As a business owner, you likely travel quite a bit. Business trips, client visits, conferences, trade shows, and the occasional vacation getaway can make it difficult to stay connected with your team, partners, and clientele. However, stress does not have to be a bi-product of your mobility if you use the right tools and processes to streamline workflow and communication. This article will focus on four effective ways to reduce the stress associated with travelling. Consider the following methods to ease your mind for your next industry trade show or tropical destination.
Set an effective “Out of Office” reply message
Before leaving on your trip, it’s important to set up an “automatic reply” message in your email client. This is a predefined message that will automatically be sent back to senders of emails addressed to you. Automatic replies can be set up in Gmail, Outlook, Thunderbird, and most other popular email programs.
There are some elements to include in your out of office auto reply to ensure its effectiveness:
- Thank the sender for their message
- Detail your travel start and end date
- Explain the level of access you have to email during your out of office time (ie. No access to email, once per day, etc.)
- Alternative contacts for various message types, such as sales, client support, tech support, finance
- Optional: Phone number for emergencies (this could be you if you’re accessible or a colleague)
Having a detailed and specific auto reply message will set expectations for the sender, as well as inform them of estimated response times and alternative contacts if required. Most email programs will let you set up the auto reply for a specific date and time to correspond with the timing of your trip, so make sure you set this up before you leave.
Schedule your social media posts & other communications
Finding a stable and affordable Internet connection when travelling abroad can be tough, not to mention finding the time to access your email and social media. Fortunately, software can help you schedule out social media and email messages to help bridge the communication gap.
Hootsuite is a great tool for scheduling out your social media posts. Connect up to 3 social media accounts with the free version of Hootsuite and you can schedule out retweets/shares, and tweets/posts across your social media accounts. Scheduling messages to be published while you’re travelling will eliminate the gap in social activity. Download the mobile app on your phone or tablet to receive alerts if you have a few minutes to respond while you’re travelling.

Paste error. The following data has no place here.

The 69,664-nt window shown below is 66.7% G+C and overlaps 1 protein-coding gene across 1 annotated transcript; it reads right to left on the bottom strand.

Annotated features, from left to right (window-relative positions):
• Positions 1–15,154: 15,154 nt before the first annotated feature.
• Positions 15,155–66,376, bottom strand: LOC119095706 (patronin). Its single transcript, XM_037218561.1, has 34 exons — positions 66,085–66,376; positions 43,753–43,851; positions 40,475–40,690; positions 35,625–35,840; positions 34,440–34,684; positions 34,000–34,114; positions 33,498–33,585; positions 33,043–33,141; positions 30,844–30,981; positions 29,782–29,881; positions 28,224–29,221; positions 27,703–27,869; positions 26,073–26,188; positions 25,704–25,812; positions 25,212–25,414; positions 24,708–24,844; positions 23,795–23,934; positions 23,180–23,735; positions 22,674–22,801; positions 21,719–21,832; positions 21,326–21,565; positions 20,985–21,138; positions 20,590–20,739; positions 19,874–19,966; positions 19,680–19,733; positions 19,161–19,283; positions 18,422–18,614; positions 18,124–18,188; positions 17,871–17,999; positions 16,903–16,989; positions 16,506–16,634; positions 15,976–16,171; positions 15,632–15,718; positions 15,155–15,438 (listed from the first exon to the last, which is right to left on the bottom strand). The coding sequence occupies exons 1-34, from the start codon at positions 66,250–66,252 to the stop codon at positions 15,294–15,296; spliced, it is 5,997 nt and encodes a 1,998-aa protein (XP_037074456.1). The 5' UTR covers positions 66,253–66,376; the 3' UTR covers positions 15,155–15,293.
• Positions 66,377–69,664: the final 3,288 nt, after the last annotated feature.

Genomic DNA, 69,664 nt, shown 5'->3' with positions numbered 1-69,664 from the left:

Related Blog: HootSuite: Maximize Your Social Media Efforts – There are many social media platforms available and businesses find it difficult to stay active on all relevant channels. Hootsuite aims to solve this problem through its integrative feature set.
Outlook also allows you to create emails and schedule them to be sent at a future date. That way, if you are responsible for sending emails at a specific time, you can create those emails in advance and schedule them to be sent at the ideal time through this tool.
Build “To Do Lists” and perform “Time Blocking”
Building lists of action items based on urgency and importance can help you plan your time leading up to your trip. Take a look at the 2-5 business days before you leave. Based on your to do list, perform a time management technique called “time blocking” to populate your schedule. Time Blocking involves assigning a period of time to each action item and then scheduling them off in your calendar to ensure that you have the time and commitment to complete everything that you need to before leaving. The Mentor Works team uses this very effectively and it helps encourage a laser focus on the scheduled task. If a more urgent item comes up, this “time block” can be moved out and scheduled in another free calendar time slot, giving you a realistic and evolving capacity report.
Related Blog: Improve Your Email Management for Higher Productivity – If you don’t manage your inbox, it’s very easy to get overwhelmed, stressed out, miss important emails, or forget tasks. This article provides tips for improving email habits to reduce stress and make work easier.
Give yourself time to catch up
Similar to Time Blocking, you will likely need time to catch up with your email, team, and clients when you return from your trip. It’s important to schedule out a period of time immediately after you return for these catch up tasks. This will help avoid an overwhelming schedule when you return. If you have direct reports, setting up one-on-one meetings with them on the day of your return will help you get caught up and address any questions or issues.
BONUS: Travel tips and tools
Travelling can be stressful, however I’ve discovered some tactics and tools to make you more prepared and informed. Try a mobile app called TripIt; it will analyze your email and calendars to build out a complete travel itinerary. The Pro version will provide you with flight status alerts, seat tracking, airline point tracking, and more. You should also have a reliable offline map mobile app to find directions and search for hidden gems in your area. A couple of options are HERE Maps and the widely popular Google Maps, which was recently updated with offline search, traffic estimates, and navigation. It’s also a good idea to bring a small electric power bar. Airports’ wall outlets are in high demand; bringing a multi-outlet power bar can allow you to create more outlets to share with others. USB battery packs are also very useful if you find yourself low on power and away from a power outlet. Finally, bringing a Tide to Go Pen, dressing in layers, and bringing an empty water bottle to fill right before boarding the plane will make your trip as comfortable as possible. After all, travelling doesn’t have to be stressful.